PLH GROUP NEWS
Hand Protection that ‘Fits like a Glove’
Date: February 23, 2022
A Pipeworx welder wears gloves to protect his hands from thermal heat while ensuring pipeline quality and integrity in Canada’s cold climate.
According to the American Burn Association (ABA), 400,000 people receive medical care for treatment of burn injuries every year. A Bureau of Labor Statistics report found 9,760 people sustained hand injuries requiring days away from work in 2020. So how can workers protect their hands from injuries, specifically burns? It’s easy – by routinely wearing hand protection. But with so many different types of personal protective equipment (PPE) for hand safety, the answer may not be that simple.
“Our hands are our most valuable tools. It’s not enough to just wear PPE to protect them, but we need make sure we identify the best hand protection for the task and work conditions,” said Vice President of Safety, Health, and Environmental Elsie Bentley.
While performing expert power line and pipeline construction, repair, and maintenance services throughout North America, employees of PLH Group and its business units may encounter chemicals, extreme heat, and live electric components – all presenting potential safety hazards.
“We equip our employees with the knowledge and protective equipment to safeguard themselves from chemical, thermal, and electrical burns,” said Bentley. “Our employees are routinely trained on hazard identification and mitigation, and discuss these risks within their teams during routine safety meetings.”
PLH Group’s employees wear gloves to protect their hands while performing intricate power line services.
But when it comes to gloves, one size — and type — does not fit all. Hand protection, as with other forms of PPE, has been methodically and meticulously designed to protect against various hazards to hand safety.
Types of gloves combatting burns include:
- Aluminized gloves: Protects against heat with reflective and insulating protection
- Aramid fiber gloves: Protects against heat while also providing protection against cuts and abrasions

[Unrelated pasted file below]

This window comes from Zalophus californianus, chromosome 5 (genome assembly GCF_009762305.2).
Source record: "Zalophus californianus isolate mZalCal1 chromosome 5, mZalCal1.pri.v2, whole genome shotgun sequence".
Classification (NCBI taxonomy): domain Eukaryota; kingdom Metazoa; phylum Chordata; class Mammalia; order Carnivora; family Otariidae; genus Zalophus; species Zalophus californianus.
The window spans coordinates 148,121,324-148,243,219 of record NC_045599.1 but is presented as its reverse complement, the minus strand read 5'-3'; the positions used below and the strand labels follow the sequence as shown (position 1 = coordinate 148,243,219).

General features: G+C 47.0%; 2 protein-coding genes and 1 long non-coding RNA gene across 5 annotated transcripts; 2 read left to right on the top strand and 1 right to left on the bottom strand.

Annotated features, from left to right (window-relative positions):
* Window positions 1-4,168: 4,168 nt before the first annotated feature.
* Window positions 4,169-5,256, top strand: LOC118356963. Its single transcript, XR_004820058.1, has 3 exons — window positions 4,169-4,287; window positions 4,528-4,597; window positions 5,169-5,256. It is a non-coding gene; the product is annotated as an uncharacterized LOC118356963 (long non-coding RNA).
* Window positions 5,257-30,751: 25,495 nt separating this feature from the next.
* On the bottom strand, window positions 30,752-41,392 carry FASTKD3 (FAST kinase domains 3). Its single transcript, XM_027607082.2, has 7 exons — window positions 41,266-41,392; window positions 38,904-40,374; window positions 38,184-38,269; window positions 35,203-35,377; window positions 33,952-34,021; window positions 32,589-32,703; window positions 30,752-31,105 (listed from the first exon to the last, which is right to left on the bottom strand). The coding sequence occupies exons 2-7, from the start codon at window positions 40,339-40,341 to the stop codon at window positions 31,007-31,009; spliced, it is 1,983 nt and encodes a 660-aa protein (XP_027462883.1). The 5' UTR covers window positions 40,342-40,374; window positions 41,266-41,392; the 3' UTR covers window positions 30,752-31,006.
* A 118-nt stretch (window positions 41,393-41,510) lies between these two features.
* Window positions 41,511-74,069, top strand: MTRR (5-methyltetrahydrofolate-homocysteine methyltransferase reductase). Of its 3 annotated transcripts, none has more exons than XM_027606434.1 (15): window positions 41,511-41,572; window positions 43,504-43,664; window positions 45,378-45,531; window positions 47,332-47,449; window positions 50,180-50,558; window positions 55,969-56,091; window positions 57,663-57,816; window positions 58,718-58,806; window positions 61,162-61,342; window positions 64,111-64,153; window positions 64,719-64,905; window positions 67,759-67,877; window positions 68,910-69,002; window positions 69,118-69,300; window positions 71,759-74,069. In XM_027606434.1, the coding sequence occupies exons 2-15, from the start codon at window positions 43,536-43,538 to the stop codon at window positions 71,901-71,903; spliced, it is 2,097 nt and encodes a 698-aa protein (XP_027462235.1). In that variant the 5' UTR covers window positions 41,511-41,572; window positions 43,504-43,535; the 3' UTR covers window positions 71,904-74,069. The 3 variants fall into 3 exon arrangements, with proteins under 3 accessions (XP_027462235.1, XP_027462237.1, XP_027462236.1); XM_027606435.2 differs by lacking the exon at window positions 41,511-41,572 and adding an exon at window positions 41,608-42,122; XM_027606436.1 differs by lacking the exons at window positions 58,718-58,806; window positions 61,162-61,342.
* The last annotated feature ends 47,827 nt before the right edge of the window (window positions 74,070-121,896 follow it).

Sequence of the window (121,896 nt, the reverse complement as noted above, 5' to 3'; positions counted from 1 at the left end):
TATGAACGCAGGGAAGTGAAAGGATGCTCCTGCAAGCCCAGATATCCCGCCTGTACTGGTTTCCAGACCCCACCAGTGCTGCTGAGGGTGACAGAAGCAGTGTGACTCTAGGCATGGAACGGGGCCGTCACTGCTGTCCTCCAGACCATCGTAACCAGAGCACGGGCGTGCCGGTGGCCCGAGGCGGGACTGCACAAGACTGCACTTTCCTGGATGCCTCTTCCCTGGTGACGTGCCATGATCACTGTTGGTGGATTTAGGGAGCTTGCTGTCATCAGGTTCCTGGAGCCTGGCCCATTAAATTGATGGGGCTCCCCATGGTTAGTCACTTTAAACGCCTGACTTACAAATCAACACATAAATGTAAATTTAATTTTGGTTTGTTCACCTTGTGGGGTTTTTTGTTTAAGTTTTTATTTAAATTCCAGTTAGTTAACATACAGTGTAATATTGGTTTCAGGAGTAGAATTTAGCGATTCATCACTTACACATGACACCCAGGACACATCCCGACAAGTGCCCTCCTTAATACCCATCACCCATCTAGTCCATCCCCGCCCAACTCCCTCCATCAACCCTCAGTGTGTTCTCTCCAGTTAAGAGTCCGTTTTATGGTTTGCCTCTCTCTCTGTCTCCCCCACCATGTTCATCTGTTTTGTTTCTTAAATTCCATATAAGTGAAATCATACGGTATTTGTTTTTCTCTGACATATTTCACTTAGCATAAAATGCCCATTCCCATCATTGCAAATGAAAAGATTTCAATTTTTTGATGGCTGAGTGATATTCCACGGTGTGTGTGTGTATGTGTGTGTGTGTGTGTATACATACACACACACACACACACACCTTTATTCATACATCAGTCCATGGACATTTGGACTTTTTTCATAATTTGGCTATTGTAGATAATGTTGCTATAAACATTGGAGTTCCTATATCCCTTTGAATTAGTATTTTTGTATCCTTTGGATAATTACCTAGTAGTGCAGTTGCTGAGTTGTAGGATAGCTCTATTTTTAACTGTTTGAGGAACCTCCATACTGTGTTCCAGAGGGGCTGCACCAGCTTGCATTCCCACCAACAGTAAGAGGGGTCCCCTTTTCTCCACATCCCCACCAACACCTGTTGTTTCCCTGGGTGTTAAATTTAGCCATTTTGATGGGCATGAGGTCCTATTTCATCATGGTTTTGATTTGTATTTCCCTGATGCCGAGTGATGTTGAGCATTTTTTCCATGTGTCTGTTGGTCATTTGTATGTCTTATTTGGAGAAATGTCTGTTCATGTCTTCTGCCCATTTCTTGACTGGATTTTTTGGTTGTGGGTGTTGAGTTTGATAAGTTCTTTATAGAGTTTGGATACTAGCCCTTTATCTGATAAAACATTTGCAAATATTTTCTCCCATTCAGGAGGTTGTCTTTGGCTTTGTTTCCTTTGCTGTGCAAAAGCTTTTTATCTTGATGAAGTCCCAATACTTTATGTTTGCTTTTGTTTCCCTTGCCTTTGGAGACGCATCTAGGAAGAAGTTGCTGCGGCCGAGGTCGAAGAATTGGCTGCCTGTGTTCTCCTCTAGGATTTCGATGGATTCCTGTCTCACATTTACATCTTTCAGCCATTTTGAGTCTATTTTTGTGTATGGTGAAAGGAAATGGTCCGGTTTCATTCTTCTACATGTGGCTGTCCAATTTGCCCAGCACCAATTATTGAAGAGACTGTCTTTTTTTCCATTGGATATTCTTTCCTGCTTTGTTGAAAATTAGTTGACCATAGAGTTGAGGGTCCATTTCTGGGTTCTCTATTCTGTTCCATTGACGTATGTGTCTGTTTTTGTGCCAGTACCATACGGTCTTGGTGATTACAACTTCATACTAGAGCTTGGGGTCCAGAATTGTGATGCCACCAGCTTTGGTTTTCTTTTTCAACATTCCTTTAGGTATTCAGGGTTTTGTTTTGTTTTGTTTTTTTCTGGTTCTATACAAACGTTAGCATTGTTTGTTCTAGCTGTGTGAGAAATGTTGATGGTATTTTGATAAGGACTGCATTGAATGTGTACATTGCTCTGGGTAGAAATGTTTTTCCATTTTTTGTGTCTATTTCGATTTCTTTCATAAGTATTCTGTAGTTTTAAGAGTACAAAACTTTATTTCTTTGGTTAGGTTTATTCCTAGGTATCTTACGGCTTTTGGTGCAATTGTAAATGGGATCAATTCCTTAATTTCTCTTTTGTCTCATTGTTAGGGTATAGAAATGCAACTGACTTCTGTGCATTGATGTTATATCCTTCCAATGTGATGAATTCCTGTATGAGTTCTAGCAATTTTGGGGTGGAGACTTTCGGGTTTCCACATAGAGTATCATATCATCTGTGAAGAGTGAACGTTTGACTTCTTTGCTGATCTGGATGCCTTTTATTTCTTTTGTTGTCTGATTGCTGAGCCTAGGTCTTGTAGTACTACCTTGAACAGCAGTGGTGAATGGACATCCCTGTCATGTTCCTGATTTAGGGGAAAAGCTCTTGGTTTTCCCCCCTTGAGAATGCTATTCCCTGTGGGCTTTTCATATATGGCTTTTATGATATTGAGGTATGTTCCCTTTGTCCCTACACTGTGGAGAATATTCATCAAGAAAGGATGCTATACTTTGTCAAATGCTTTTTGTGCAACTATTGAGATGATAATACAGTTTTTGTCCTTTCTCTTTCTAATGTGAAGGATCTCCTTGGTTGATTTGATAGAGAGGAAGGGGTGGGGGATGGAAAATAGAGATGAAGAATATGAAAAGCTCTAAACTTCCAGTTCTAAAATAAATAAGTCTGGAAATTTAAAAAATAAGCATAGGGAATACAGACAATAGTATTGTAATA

- Butyl gloves: Protects against a wide-variety of chemicals
- Electrical: Protects against direct or indirect electrical contact
- Insulated: Protects against extremely high and low temperatures
- Leather: Protects against sparks and moderately hot materials and equipment
- Natural (latex) rubber gloves: Protects against most water solutions
- Neoprene gloves: Protects against hydraulic fluids, gasoline, alcohols, organic acids, and alkalis
- Nitrile gloves: Protects against chlorinated solvents, oils, greases, acids, caustics, and alcohols
- Rubber, Polyvinyl Chloride (PVC), Polyvinyl Alcohol (PVA): Protects against chemical burns and irritations
- Synthetic gloves: Protects against burns, cuts, and some chemicals
Choosing a glove for the task alone is not enough to provide protection. With such a sizable variety of gloves offered, employees must consider more than just the type of protection. Consider all factors prior to choosing the best hand protection for the task, including the nature and duration of potential contact, area requiring protection (hand, forearm, arm), grip requirements, fit, and comfort.
Bentley added, “Our employees know that if there is ever uncertainty, supervisors and other site leadership are always available to help make decisions to ensure a safe work environment for those throughout the job site.”
Once the most appropriate pair of gloves is identified, gloves must be inspected for care and quality. Before using dielectric gloves, ensure gloves are not torn or have holes of any type. Discoloration indicates potential past contact with chemicals, which could degrade the gloves’ performance. Though a visual inspection is effective, OSHA recommends filling the gloves with water and rolling the cuff toward the fingers to reveal pinhole leaks that may have been missed with a visual inspection.
“We are fortunate that the science and design behind PPE offer us a variety of options to not only have effective protection, but allows all workers to find the perfect fit,” said Bentley.
PLH Group is a leading full-service construction and specialty contractor that serves the electric power and pipeline markets. PLH Group has assembled a North American team of top-quality companies that deliver services covering the broad range of needs of its customers – from pipeline construction and related directional drilling to electric transmission, distribution and substation construction, including specialized foundations and helicopter airborne operations. Safety, expertise, and collaboration distinguish PLH Group’s diversified infrastructure service solutions.